From what I could collect from the nurses and doctors blabbering, I felt like a cold, angered, force was sliding against my stomach. “Yes this is the girl from the crash, age 14… no other victims found on site . . . get more medicine now!” I swear I felt that force slip right into the pit of my stomach. NO, NO, NO! I started to wail hopelessly, but no tears would come out. I wanted to sulk in the corner where no one could find me, to hide in the closet so I could get away. I wanted to get aside from everything. I never wanted to see a thing again.
When the doctors cleared out, I slowly got out of the springy bed and peeked out of the door frame. Looked left, looked right. None are in sight. I slipped out of the door frame and sprinted through the cold hallway. I sprinted faster than I ever had before. There was a deep pulsing in my calf that felt like it was ripping my leg apart. But I kept running anyway. Not only from the doctors, but the dark, confusing past that laid behind me. I kept thinking, I gotta get out of this nightmare of a place. All the hospital was rushing past me in a blur of blue and white. My bare feet were making a slapping noise against the cool tile. No one could’ve stopped me. The world took my family away in an instant, and I wanted to be gone in a snap. The throbbing in my eyes came back to me. But I couldn’t cry, not then. I needed to find my family, where ever they were.
The parking lot was huge and all I could see were vans and cars, dotted along the vast space. I ran anyway, the white coated doctors trailing behind. The sky almost looked just as hurt as me, for it was raining drops and tears, making everyone else hurt with it. My eyes spotted a cross walk, an escape from this cruel place.
I could see my pale feet against the stripes as I stumbled flat on my face.
I wished to sink into the yellow and let them blanket me. I wanted to disappear, just as my family did. I wanted to go home, and to go now. No one knew a thing about me. No one knew what I’m like, or what I had just lost, or what I was about to go through. So I thought that I might as well go join my family, wherever they were. I closed my eyes to the point where I could see only black and faded, blotched, colors. And I thought back to where I last saw my family. It was when I saw that time, 3:45pm. All the thoughts from that moment swirled through my head with colorful slashes in the dark.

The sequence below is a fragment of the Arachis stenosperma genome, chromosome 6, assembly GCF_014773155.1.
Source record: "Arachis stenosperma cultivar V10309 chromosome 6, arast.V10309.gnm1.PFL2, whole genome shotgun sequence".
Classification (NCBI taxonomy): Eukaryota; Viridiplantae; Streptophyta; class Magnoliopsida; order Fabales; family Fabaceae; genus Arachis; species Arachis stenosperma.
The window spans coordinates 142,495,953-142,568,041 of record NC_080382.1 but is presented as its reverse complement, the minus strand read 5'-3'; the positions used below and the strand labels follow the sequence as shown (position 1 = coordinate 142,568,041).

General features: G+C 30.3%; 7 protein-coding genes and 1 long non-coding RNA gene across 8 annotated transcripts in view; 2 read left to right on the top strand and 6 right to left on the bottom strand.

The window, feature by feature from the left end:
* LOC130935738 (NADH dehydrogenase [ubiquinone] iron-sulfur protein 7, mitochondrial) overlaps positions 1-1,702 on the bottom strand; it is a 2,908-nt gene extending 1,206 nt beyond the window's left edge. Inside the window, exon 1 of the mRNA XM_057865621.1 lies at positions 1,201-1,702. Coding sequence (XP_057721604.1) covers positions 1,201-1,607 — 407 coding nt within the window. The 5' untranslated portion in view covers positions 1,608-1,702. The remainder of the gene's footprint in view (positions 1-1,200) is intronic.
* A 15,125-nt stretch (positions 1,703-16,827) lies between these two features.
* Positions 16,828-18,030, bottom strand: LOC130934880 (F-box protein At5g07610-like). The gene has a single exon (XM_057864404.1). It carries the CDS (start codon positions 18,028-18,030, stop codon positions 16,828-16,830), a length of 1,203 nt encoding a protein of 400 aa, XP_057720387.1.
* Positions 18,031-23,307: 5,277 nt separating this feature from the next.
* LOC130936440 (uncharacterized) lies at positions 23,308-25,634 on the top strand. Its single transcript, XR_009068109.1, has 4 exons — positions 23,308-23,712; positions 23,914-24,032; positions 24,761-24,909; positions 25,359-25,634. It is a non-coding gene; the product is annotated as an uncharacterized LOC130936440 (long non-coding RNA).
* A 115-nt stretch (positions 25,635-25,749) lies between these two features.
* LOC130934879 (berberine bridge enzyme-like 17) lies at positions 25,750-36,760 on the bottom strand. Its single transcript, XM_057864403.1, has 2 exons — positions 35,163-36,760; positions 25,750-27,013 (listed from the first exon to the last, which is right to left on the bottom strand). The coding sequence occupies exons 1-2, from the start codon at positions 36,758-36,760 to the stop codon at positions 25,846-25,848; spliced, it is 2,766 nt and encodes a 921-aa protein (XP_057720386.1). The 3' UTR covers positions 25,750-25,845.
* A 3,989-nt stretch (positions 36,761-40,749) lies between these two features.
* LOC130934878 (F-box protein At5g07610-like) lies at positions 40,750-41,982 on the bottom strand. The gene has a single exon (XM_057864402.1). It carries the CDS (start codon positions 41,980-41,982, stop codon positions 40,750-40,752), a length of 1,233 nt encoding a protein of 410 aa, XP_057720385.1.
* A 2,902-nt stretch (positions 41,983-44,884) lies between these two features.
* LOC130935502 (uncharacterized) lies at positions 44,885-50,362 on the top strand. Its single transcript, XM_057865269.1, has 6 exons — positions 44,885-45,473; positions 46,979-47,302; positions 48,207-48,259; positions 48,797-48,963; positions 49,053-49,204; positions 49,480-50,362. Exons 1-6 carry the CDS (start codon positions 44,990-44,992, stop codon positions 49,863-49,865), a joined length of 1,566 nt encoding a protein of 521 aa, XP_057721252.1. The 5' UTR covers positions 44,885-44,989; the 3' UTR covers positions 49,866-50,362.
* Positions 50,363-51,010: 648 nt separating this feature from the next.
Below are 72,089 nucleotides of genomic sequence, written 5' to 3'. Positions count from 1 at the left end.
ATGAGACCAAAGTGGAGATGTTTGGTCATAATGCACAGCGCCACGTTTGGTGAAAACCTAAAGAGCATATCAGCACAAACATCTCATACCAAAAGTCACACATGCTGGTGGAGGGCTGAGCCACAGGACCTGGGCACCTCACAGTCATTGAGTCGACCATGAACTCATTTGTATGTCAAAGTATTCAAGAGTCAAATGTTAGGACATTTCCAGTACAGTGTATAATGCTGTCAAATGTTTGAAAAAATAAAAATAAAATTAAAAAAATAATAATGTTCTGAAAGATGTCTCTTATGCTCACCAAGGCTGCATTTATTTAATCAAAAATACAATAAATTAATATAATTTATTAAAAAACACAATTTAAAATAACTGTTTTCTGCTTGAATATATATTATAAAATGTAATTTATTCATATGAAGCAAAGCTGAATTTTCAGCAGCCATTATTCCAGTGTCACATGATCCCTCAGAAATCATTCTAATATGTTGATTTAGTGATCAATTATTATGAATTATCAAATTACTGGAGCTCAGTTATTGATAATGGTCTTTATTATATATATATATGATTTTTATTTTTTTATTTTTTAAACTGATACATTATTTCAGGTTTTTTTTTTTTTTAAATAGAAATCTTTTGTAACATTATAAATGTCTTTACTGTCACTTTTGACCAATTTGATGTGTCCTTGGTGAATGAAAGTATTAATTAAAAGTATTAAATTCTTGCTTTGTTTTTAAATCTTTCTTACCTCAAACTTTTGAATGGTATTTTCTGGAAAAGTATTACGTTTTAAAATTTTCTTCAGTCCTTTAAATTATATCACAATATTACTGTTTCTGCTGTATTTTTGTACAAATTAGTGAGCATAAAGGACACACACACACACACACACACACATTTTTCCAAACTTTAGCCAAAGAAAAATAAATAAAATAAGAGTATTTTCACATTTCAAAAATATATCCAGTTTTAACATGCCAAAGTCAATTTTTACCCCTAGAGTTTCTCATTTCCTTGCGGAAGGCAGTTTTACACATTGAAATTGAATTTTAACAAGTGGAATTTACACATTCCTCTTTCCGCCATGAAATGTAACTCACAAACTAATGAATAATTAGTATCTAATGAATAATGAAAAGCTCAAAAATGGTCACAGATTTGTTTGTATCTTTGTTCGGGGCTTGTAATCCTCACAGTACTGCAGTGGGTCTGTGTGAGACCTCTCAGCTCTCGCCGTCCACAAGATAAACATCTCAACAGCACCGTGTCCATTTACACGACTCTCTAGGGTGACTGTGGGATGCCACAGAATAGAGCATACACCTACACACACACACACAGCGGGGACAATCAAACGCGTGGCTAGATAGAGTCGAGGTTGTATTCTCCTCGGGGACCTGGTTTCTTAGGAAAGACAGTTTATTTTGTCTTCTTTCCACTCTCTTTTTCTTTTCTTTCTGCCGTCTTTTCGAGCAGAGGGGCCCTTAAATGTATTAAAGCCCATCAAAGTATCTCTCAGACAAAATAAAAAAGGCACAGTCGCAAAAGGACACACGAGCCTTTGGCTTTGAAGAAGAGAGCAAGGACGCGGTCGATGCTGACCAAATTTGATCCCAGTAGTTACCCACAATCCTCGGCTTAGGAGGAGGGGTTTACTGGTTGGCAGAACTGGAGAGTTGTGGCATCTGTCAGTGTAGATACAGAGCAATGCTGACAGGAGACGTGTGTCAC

Nothing is happening;
I’m so bored!
I want to get out of this stupid car.
Well, I guess got my wish. I never knew how precious time was, until you lose it, until it matters no more.
I blurred my vision on the passing cars, imagining that I was blurring out to that time, 3:45, what a beautiful time. I could almost feel the air of the warm car, wrapping me in comfort. But I could only hear the tires roaring past the tip of my ear. I screamed and let it echo in my head until all turned white, blurry white.
The jolt of the car caused me to snap my eyes back to reality.
My body was still in the seat. The car was on the road. It’s like it never happened. Because it didn’t happen I thought. It was so real. It had to be, but no, we are on the road. My dad avoided that car; he swerved away from it. My music was still blasting in my ears as if it were saying that everything was fine. Nothing was going to hurt me, and nothing ever will. I gave a big sigh of relief because I knew that the nightmare of my imagination was over; my stupid imagination. I looked back at the car monitor, and it read 3:45, that precious time. My precious time.
by Gigi F.